Isn't it great to have a written Constitution?

Thursday, May 06, 2010

Arizona's new anti-illegal-immigrant law

It is interesting to see left-wingers railing against Arizona's new anti-illegal-immigrant law (or as they like to call it "Arizona's new anti-immigrant law," ignoring its direct targeting of illegal immigrants).

Of course, many of the left are simply pandering to Hispanic voters, who sympathize with the illegal immigrants because many of them (even if they themselves have become U. S. citizens) have illegal immigrant relatives).

And in turn those Hispanics seem to feel that this country ought not to enforce its own laws. Though, I wonder what they would think if the country refused to enforce its other laws, and countenanced, say, the discrimination of people against Hispanics in violation of its anti-discrimination laws!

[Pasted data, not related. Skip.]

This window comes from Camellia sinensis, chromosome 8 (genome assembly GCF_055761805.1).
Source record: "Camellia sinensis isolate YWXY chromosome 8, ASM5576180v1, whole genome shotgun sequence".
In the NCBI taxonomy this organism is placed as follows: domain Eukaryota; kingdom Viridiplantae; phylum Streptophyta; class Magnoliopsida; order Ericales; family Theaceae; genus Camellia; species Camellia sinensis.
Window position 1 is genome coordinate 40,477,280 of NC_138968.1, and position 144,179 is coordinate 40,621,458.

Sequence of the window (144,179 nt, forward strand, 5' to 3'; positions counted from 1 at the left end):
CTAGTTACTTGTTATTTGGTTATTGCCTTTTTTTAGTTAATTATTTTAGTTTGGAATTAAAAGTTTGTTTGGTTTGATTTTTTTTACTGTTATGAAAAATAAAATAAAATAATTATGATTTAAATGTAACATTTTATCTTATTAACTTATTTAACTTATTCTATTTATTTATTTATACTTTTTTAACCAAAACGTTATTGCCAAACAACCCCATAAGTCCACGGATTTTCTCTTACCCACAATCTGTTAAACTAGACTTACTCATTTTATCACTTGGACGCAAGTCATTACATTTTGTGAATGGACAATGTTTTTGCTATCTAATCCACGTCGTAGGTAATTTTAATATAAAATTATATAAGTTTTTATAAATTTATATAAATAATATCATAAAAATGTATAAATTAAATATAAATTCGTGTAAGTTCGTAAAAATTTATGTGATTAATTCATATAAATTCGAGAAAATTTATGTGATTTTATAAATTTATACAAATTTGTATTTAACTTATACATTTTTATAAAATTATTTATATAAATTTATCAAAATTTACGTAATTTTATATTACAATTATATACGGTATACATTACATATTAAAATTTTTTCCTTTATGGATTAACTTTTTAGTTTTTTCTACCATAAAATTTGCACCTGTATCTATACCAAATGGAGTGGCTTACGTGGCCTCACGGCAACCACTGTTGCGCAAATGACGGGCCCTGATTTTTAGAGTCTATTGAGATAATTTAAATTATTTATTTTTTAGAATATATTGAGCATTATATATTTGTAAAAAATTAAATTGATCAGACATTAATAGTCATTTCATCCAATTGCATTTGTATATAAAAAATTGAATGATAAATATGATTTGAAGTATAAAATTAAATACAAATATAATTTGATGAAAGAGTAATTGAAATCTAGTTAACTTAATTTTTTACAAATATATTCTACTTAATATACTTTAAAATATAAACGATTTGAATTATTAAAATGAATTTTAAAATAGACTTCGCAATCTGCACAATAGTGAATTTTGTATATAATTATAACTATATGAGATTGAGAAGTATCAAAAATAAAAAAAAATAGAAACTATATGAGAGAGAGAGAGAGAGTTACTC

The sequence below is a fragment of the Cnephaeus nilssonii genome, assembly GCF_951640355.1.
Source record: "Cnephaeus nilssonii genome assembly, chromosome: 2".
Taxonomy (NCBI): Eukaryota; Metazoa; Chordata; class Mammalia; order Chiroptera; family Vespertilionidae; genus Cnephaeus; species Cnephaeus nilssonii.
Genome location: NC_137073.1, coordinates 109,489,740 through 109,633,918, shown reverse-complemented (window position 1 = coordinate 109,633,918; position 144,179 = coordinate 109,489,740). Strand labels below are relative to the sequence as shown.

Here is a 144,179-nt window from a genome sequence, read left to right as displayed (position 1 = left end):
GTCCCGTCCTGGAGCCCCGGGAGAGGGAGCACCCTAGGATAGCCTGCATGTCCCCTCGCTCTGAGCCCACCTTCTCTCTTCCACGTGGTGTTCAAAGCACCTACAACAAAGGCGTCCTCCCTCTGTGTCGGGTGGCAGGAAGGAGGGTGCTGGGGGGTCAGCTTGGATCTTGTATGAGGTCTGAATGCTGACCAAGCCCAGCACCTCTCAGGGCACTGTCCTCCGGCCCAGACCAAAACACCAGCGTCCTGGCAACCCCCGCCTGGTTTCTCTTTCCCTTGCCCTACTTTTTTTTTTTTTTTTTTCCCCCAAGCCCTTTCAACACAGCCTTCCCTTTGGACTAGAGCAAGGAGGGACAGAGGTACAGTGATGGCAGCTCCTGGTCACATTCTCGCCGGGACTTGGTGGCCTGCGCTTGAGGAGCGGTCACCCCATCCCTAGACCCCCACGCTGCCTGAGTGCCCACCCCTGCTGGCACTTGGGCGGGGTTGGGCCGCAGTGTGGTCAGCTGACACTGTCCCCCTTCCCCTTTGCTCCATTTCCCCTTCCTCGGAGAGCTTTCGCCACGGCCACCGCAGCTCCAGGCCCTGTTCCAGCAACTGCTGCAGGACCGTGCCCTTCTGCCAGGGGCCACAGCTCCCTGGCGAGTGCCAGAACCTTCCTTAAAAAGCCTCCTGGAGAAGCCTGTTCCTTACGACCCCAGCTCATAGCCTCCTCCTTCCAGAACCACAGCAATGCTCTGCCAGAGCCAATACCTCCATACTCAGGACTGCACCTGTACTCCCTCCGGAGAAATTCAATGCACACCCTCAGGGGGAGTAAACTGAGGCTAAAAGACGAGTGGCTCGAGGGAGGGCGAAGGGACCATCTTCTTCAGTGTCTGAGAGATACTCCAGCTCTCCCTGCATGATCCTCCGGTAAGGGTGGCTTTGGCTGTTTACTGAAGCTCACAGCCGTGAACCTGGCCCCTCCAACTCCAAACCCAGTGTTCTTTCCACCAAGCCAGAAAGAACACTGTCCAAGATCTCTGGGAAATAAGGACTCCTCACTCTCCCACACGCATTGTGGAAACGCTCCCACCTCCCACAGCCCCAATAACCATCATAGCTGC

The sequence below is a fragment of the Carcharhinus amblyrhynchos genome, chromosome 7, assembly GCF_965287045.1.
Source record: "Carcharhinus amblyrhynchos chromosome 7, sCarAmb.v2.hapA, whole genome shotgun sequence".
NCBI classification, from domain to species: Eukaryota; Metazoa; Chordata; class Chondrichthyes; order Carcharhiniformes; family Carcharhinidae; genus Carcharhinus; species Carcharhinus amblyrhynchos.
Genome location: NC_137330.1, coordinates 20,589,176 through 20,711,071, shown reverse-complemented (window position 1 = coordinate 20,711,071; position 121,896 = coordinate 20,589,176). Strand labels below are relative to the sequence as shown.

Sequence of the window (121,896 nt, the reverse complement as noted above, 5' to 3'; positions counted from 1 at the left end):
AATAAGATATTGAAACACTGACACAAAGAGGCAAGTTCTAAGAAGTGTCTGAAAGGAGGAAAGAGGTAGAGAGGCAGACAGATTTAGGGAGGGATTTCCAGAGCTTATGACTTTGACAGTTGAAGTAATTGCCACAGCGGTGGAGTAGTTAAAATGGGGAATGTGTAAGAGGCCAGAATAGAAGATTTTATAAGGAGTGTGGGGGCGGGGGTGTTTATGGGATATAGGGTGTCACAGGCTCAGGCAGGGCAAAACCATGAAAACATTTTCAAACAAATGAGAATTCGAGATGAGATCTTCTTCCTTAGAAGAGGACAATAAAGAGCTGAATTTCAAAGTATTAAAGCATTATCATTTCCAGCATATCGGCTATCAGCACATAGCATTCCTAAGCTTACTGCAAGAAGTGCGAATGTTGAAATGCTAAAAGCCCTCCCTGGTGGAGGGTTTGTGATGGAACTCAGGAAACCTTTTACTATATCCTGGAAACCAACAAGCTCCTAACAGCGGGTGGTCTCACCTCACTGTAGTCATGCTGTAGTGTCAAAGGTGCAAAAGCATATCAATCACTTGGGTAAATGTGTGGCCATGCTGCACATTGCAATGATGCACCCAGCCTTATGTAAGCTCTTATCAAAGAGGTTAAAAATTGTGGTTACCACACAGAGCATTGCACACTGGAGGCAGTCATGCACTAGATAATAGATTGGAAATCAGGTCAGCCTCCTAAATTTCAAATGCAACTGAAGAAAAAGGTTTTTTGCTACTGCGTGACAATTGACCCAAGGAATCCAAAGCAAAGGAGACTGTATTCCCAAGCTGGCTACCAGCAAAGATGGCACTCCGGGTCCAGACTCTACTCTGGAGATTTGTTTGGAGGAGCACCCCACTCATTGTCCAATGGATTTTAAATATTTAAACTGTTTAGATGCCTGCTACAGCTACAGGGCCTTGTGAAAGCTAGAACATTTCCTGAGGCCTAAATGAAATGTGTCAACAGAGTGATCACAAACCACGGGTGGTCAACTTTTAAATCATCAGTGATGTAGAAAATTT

All Arizona has done is to say that, if you're in violation of U. S. law by your presence in this country, and if you're in the State of Arizona, you are also in violation of Arizona State law, as well. And no sensible person should have any objection to this.

But some people say that jurisdiction over immigration law is preempted by the Federal Government under the Constitution. It is true that Article VI Clause 2 of the Constitution establishes the supremacy of Federal law over State law in matters under Federal jurisdiction (and the Federal government, by virtue of the Constitution's grant of power over foreign affairs, has power over immigration, even though immigration is nowhere mentioned in the Constitution), but certainly Article VI would only invalidate Arizona's law if it were in conflict with Federal law. It is not; it in fact, directly incorporates Federal law into Arizona law!